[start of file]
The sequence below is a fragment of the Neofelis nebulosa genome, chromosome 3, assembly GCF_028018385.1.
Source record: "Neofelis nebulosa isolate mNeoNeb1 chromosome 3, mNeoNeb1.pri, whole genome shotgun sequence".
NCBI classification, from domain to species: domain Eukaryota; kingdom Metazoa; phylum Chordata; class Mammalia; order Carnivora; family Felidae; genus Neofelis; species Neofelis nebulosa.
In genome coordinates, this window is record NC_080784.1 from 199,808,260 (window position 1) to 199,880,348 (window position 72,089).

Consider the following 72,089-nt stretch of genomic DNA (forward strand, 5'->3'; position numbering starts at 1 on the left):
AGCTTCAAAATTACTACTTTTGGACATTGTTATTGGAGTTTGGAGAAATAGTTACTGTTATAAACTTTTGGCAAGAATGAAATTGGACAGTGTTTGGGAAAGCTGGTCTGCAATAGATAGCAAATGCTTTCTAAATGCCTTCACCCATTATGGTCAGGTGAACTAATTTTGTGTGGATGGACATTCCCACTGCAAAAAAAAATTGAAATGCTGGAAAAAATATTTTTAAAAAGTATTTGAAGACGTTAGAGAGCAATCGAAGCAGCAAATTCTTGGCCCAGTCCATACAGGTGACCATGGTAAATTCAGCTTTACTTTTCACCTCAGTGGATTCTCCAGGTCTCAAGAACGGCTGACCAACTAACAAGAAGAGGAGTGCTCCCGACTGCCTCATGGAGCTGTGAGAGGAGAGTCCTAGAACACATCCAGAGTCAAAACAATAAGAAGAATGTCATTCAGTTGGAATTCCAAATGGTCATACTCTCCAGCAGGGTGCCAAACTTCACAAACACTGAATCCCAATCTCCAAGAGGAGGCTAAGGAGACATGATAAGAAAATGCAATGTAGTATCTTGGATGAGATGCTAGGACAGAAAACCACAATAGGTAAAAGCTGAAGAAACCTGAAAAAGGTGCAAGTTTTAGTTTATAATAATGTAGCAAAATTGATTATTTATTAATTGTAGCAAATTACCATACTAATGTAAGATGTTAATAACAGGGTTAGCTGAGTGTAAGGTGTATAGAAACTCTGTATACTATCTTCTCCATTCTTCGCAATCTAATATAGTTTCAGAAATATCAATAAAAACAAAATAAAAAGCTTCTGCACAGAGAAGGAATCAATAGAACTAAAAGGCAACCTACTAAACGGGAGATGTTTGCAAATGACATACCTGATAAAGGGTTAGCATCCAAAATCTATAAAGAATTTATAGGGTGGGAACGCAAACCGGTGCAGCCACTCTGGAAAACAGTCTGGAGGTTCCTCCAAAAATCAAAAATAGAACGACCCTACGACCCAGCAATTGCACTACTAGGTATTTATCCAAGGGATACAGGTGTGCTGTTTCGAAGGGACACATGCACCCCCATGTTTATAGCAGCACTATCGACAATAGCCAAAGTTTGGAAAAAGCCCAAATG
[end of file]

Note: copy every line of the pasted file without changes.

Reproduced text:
The sequence below is a fragment of the Neofelis nebulosa genome, chromosome 3, assembly GCF_028018385.1.
Source record: "Neofelis nebulosa isolate mNeoNeb1 chromosome 3, mNeoNeb1.pri, whole genome shotgun sequence".
NCBI classification, from domain to species: domain Eukaryota; kingdom Metazoa; phylum Chordata; class Mammalia; order Carnivora; family Felidae; genus Neofelis; species Neofelis nebulosa.
In genome coordinates, this window is record NC_080784.1 from 199,808,260 (window position 1) to 199,880,348 (window position 72,089).

Consider the following 72,089-nt stretch of genomic DNA (forward strand, 5'->3'; position numbering starts at 1 on the left):
AGCTTCAAAATTACTACTTTTGGACATTGTTATTGGAGTTTGGAGAAATAGTTACTGTTATAAACTTTTGGCAAGAATGAAATTGGACAGTGTTTGGGAAAGCTGGTCTGCAATAGATAGCAAATGCTTTCTAAATGCCTTCACCCATTATGGTCAGGTGAACTAATTTTGTGTGGATGGACATTCCCACTGCAAAAAAAAATTGAAATGCTGGAAAAAATATTTTTAAAAAGTATTTGAAGACGTTAGAGAGCAATCGAAGCAGCAAATTCTTGGCCCAGTCCATACAGGTGACCATGGTAAATTCAGCTTTACTTTTCACCTCAGTGGATTCTCCAGGTCTCAAGAACGGCTGACCAACTAACAAGAAGAGGAGTGCTCCCGACTGCCTCATGGAGCTGTGAGAGGAGAGTCCTAGAACACATCCAGAGTCAAAACAATAAGAAGAATGTCATTCAGTTGGAATTCCAAATGGTCATACTCTCCAGCAGGGTGCCAAACTTCACAAACACTGAATCCCAATCTCCAAGAGGAGGCTAAGGAGACATGATAAGAAAATGCAATGTAGTATCTTGGATGAGATGCTAGGACAGAAAACCACAATAGGTAAAAGCTGAAGAAACCTGAAAAAGGTGCAAGTTTTAGTTTATAATAATGTAGCAAAATTGATTATTTATTAATTGTAGCAAATTACCATACTAATGTAAGATGTTAATAACAGGGTTAGCTGAGTGTAAGGTGTATAGAAACTCTGTATACTATCTTCTCCATTCTTCGCAATCTAATATAGTTTCAGAAATATCAATAAAAACAAAATAAAAAGCTTCTGCACAGAGAAGGAATCAATAGAACTAAAAGGCAACCTACTAAACGGGAGATGTTTGCAAATGACATACCTGATAAAGGGTTAGCATCCAAAATCTATAAAGAATTTATAGGGTGGGAACGCAAACCGGTGCAGCCACTCTGGAAAACAGTCTGGAGGTTCCTCCAAAAATCAAAAATAGAACGACCCTACGACCCAGCAATTGCACTACTAGGTATTTATCCAAGGGATACAGGTGTGCTGTTTCGAAGGGACACATGCACCCCCATGTTTATAGCAGCACTATCGACAATAGCCAAAGTTTGGAAAAAGCCCAAATG